The opinion of the court was delivered by: GOETTEL
This suit arises from the conversion of a commercial loft building into a residential property owned by a cooperative corporation. The cooperative and two of its shareholders are suing numerous defendants (all of whom were, however tangentially, involved in the conversion of the property) for, inter alia, mail fraud, common law fraud, negligence, malpractice, breach of contract, and violation of the Racketeer Influenced and Corrupt Organizations Act, 18 U.S.C. §§ 1961 et seq. (1982) ("RICO"). The Court's jurisdiction is invoked solely on the basis of RICO. The plaintiffs also contend that there is pendent jurisdiction over the state law claims and over those defendants who may be found not to have violated RICO.
Presently before the Court are motions by two of the fourteen defendants seeking dismissal of the RICO charges pursuant to Fed. R. Civ. P. 12(b)(1) (lack of subject matter jurisdiction); 12(b)(2) (failure to state a claim upon which relief can be granted). Once the RICO charges are dismissed, the movants assert, pendent jurisdiction is no longer available over either the state causes of action or the defendants who are not reachable under RICO.
The movants also request that the Court award attorneys' fees as permitted under Fed. R. Civ. P. 11.
For the reasons set forth below, the Court grants the defendants' motion to dismiss, but denies their motions for attorneys' fees.
The cooperative corporation, Gramercy 222 Residents Corp., and two of its shareholders, Richard Block and Steven Muller, (hereinafter referred to collectively as "the Residents") filed a complaint against a number of defendants,
including the two movants in the instant proceeding, Bernard Rothzeid & Partners, P.C. ("Rothzeid"), the architectual firm that inspected the building before renovation and whose report was included in the selling prospectus for the cooperative, and Reuben Miller ("Miller"), the architect who inspected and approved the work of the construction firm that renovated the building.
In a nutshell, the Residents complain that, after the creation of the cooperative corporation and the purchase of their shares, they discovered that there were extensive problems with the building's structure and components, that some substandard materials had been used in the remodelling work, and that they had been deceived as to the tax status of the cooperative. The Residents allege that the failure by Rothzeid and Miller to discover some of these allegedly defective conditions constitutes mail fraud,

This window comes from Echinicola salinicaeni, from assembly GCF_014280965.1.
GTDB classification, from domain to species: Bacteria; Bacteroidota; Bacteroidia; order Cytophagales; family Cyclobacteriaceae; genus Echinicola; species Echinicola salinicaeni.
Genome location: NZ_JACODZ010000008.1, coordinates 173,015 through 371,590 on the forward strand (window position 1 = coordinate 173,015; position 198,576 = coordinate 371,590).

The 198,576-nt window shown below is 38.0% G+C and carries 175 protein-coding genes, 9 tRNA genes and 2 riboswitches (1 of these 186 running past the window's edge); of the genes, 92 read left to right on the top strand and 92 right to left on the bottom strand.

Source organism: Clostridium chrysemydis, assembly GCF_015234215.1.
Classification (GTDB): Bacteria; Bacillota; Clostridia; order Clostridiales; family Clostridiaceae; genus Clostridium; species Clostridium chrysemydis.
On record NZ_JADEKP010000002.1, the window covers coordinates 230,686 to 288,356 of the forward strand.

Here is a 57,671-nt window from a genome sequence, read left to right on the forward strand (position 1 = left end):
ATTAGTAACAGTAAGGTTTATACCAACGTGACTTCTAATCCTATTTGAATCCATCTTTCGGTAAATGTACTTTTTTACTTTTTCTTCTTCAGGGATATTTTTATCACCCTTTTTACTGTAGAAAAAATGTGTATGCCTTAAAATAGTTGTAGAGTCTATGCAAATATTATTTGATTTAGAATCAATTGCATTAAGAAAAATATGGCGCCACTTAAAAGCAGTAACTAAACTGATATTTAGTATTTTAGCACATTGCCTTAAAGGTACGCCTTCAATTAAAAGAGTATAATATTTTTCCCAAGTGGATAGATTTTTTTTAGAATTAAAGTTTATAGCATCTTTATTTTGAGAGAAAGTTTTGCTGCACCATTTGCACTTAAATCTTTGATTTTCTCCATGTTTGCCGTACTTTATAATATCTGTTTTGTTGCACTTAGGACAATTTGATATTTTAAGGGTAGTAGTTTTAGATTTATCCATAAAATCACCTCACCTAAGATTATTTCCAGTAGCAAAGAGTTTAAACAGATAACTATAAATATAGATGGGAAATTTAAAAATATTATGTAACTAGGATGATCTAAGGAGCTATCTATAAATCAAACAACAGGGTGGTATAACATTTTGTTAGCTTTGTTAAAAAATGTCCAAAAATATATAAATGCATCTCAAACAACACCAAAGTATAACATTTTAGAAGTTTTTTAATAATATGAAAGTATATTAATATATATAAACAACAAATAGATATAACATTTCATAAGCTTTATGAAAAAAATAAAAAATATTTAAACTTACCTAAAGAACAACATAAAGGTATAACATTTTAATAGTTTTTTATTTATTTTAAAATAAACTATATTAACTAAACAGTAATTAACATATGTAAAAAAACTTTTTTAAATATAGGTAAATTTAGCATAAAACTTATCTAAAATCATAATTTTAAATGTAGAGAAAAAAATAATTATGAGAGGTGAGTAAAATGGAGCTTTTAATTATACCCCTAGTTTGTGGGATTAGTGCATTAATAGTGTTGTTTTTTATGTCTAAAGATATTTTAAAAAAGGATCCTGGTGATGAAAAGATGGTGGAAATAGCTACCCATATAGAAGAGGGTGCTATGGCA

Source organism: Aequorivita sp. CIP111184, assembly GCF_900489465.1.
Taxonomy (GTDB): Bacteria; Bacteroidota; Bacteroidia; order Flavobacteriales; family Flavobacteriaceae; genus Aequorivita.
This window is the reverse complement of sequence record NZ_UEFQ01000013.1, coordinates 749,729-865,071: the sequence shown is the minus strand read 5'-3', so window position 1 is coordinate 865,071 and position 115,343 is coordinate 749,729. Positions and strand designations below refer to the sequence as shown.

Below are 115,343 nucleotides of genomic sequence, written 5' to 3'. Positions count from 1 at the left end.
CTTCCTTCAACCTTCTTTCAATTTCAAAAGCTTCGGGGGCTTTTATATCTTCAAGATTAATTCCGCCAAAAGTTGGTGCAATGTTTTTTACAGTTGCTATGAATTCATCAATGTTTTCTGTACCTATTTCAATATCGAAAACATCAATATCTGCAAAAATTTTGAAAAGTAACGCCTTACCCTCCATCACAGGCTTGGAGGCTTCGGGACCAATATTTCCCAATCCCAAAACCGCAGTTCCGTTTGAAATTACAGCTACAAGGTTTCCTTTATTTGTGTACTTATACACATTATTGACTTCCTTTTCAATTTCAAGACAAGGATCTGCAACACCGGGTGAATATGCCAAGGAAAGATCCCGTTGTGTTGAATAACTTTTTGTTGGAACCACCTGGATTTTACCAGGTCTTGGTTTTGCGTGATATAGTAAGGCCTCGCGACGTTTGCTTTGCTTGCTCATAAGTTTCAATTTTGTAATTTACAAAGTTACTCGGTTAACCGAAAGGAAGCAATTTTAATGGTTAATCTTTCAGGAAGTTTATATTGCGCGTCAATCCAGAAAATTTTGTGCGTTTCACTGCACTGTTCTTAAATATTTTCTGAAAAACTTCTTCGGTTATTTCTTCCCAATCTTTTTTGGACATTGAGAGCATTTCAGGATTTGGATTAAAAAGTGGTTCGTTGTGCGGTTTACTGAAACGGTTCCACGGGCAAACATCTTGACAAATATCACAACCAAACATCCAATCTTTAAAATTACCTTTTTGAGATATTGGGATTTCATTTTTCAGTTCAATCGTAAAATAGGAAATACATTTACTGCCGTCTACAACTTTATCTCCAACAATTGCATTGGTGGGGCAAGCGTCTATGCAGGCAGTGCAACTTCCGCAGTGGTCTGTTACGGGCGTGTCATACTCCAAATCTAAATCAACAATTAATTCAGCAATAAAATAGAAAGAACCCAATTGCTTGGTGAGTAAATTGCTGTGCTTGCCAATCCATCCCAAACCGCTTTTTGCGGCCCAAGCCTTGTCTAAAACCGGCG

common law fraud, negligence, professional malpractice, breach of contract,
and RICO violations. As a result of these failures, the plaintiffs seek $2.5 million in actual damages to cover the amount they claim has been or will be spent to repair the allegedly defective conditions in the building. Under RICO, this amount would be trebled to $7.5 million and the plaintiffs would be eligible for attorneys' fees as well.
Before turning to a discussion of the law, the Court notes that the complaint in this case has already been dismissed once upon similar motions made by Rothzeid and Miller. Gramercy 222 Residents Corp. v. Gramercy Realty Associates, 591 F. Supp. 1408 (S.D.N.Y. 1984) (Duffy, J.). In their amended complaint, the plaintiffs have done little more than add pro forma language charging all of the defendants with mail fraud, thus laying what they hoped would be a proper foundation for the RICO complaint.Despite this effort to infuse new life into their RICO complaint, the amended complaint still falls far short of successfully stating a RICO cause of action.
There are two basic problems with the plaintiffs' amended complaint. First, it fails to meet the requirements needed to state a claim under RICO. Second, it fails to allege a RICO-type injury that goes beyond the injuries suffered as a result of the predicate acts.
A. The Plaintiffs Fail to Allege the Elements of a RICO Cause of Action
To make out a RICO cause of action, a plaintiff must "allege the existence of seven constituent elements: (1) that the defendant (2) through the commission of two or more acts (3) constituting a "pattern" (4) of "racketeering activity" (5) directly or indirectly invests in, or maintains as interest in (6) an "enterprise" (7) the activities of which affect interstate or foreign commerce."
Moss v. Morgan Stanley, Inc., 719 F.2d 5, 17 (2d Cir. 1983) (citing 18 U.S.C. & 1962(a)-(c) (1976)), cert. denied sub nom. Moss v. Newman, 465 U.S. 1025, 104 S. Ct. 1280, n.4, 79 L. Ed. 2d 684 (1984).
In dismissing the original complaint, Judge Duffy stated: "Plaintiffs have clearly failed to allege the existence of elements 2 through 7." Gramercy 222 Residents Corp. v. Gramercy Realty Associates, 591 F. Supp. 1408 at 1411. In the amended complaint, it appears that the plaintiffs may have corrected some of the deficiencies of the original complaint, but it is clear that they have failed to correct all of them, and for this reason the complaint must be dismissed. This opinion will focus only on two of the shortcomings of the complaint -- that the plaintiffs failed to allege that Rothzeid and Miller invested in, maintained ...